Wondering what’s the best strategy to save money? Having savings on hand is an essential part of your financial health, but how much do you really need? Furthermore, how are you supposed to accumulate those savings, especially when money is tight?
“If you are focusing on paying down debt, it may not make much sense on the surface to take away money from your debt payment. However, savings is actually an important part of paying down debt, and staying debt-free,” says Jeff Schwartz, executive director, Consolidated Credit Counseling Services of Canada.
How much should I have?
There are varying schools of thought as to how much you should have in savings. The amount depends greatly on how old you are, your cash flow and how much debt that you carry.
Remember that you should have different types of savings to address different goals. You should have cash on hand for emergency savings, as well as money put aside for retirement. When it comes to emergency savings, it is recommended that you have about three month’s salary in the bank, just in case you experience a financial emergency.
For retirement savings, again this figure varies from person to person and individual financial circumstance, but you usually need about 70 percent of your working income in retirement. What does this mean and what is the best strategy to save money for you?
Set up a budget that focuses on savings
Tweak your budget so that there is an adequate amount to direct to savings every month. That may mean that you need to cut back on other spending, but it is short term pain for long (and medium) term gain.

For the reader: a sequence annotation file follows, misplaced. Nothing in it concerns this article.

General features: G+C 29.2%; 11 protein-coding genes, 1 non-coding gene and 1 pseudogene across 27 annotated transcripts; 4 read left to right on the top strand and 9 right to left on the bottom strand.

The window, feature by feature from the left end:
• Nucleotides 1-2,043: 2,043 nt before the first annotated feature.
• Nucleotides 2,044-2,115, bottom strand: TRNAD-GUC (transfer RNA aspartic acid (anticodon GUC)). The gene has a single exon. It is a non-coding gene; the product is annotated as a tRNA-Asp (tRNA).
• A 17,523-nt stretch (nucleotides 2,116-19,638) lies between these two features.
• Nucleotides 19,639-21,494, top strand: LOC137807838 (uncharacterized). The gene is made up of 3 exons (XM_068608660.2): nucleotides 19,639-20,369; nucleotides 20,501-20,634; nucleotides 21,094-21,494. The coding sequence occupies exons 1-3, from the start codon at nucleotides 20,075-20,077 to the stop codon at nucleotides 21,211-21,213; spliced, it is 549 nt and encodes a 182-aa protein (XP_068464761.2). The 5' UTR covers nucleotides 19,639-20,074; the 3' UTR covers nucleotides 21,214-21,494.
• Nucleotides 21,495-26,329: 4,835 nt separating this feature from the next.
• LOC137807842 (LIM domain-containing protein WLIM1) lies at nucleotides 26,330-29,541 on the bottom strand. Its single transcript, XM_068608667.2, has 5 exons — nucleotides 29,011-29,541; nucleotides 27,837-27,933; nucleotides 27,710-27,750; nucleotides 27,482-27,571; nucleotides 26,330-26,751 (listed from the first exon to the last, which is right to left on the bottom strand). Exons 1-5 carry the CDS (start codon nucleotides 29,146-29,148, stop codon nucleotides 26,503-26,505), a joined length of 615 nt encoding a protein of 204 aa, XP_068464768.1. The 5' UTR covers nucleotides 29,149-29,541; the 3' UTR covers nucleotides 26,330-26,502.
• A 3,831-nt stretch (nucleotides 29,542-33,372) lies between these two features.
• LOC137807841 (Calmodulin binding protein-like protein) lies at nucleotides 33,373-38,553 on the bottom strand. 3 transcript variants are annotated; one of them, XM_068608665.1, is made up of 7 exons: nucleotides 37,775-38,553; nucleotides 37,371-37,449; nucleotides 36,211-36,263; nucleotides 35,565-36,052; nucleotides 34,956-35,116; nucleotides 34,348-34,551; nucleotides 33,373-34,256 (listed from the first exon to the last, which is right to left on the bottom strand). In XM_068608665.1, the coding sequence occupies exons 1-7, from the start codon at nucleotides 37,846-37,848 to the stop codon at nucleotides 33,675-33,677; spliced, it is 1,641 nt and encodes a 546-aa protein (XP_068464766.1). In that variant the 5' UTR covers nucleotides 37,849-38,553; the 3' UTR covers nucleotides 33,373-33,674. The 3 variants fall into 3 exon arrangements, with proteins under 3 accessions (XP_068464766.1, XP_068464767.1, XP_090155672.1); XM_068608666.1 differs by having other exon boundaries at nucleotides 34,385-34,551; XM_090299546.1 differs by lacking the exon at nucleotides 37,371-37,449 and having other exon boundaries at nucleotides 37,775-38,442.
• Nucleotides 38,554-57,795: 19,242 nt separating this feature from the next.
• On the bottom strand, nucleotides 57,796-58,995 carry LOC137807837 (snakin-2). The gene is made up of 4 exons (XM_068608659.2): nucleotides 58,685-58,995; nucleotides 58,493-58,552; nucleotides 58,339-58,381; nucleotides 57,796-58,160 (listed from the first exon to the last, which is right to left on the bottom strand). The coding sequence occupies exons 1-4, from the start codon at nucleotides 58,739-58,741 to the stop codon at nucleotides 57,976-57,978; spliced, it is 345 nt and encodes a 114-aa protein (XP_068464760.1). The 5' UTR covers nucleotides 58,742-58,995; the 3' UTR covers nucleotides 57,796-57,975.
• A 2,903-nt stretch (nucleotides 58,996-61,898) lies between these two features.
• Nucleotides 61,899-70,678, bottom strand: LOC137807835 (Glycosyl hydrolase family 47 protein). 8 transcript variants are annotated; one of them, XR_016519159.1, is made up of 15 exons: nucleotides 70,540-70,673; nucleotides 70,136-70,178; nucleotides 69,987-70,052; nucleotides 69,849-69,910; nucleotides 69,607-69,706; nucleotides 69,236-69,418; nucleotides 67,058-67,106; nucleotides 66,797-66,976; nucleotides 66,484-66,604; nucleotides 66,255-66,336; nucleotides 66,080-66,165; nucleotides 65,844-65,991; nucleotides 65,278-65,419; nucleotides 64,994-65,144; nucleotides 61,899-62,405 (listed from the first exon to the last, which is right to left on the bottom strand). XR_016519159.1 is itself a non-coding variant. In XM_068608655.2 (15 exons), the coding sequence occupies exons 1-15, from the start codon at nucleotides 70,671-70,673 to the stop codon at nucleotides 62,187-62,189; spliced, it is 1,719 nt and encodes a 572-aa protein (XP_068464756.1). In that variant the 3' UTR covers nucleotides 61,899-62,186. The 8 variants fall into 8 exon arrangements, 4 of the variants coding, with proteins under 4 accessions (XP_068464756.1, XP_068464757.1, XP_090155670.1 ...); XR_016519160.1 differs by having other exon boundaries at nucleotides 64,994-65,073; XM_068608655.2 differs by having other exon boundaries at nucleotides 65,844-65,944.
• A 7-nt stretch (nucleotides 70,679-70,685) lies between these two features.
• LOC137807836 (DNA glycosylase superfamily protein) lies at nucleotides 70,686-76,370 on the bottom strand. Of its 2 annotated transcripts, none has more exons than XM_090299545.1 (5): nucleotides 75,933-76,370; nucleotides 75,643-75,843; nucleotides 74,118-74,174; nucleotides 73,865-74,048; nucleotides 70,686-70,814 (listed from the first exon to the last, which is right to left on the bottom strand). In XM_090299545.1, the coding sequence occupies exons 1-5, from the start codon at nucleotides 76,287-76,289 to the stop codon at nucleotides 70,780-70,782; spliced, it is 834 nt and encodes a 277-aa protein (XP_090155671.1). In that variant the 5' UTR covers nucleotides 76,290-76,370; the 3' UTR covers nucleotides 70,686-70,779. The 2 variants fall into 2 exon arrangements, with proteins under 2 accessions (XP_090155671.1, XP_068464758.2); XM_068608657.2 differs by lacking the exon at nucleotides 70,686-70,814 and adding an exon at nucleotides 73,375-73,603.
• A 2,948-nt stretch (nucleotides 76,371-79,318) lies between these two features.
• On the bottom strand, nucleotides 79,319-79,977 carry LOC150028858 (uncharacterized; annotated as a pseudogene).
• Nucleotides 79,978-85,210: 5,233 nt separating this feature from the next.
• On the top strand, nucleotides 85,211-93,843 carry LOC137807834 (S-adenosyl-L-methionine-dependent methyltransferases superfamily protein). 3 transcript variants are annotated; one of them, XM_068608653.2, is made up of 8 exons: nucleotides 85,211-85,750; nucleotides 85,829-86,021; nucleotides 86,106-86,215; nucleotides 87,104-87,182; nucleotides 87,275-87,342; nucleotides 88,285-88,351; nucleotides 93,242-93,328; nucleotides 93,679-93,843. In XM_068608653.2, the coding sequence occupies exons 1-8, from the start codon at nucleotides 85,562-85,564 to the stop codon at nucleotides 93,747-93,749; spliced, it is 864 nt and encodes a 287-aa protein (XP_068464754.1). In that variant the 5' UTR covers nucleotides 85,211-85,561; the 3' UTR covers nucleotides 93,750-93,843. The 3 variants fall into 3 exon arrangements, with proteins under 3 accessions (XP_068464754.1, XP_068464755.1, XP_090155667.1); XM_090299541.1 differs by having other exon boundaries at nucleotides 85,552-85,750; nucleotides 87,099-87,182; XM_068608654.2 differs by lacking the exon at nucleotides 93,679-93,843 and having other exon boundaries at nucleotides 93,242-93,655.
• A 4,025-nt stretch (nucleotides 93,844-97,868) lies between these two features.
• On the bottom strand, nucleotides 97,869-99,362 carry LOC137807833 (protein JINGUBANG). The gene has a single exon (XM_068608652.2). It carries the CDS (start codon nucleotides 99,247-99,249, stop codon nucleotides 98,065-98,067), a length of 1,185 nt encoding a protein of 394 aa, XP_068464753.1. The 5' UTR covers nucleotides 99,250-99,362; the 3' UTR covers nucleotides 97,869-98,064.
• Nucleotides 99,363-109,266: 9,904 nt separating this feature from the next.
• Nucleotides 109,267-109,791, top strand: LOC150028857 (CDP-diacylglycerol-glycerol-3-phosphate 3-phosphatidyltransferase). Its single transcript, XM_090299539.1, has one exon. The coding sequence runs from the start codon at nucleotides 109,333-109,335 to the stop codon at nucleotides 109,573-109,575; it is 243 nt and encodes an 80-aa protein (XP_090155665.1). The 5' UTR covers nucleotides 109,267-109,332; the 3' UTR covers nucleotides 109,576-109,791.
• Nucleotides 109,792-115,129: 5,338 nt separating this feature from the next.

Pay yourself first
One of the easiest ways to accumulate savings is to pay yourself first. By having savings automatically deducted from your paycheque (through your employer) or through your financial institution, it becomes a habit that you don’t even notice.
By having it done automatically, it is seamless and it doesn’t seem like a sacrifice. It’s also more convenient for many people, which means that it is more likely to happen.
Where can I find extra money?
You can boost your planned savings by keeping other savings strategies on your radar. Although slightly more low-tech than automatic payments, but still effective, try collecting your change and putting it in a jar. You can either just collect coins, or you can work out a system where you “keep the change” from a purchase and put it in the jar. This can be an effective way to boost your overall savings plan.
Want to have more money for savings? Get rid of debt. “ If you are carrying debt, paying down that debt will help increase your saving power. You’ll have more money in your budget because you aren’t making debt payments,” says Schwartz.
Bank things like tax returns or money gifts. If you receive a raise at work, live off of your old salary and bank the difference, accelerating your savings.
Set up separate savings accounts
Set up savings accounts (or other investments) for each of your financial goals. That way you can separate your goals and keep them on track. For instance, you don’t want to withdraw from your RRSP for home repairs or to cover expenses when you lose your job.
For help setting up a budget that will let you pay down your debt and build up your savings, call us at or check out our free online debt analysis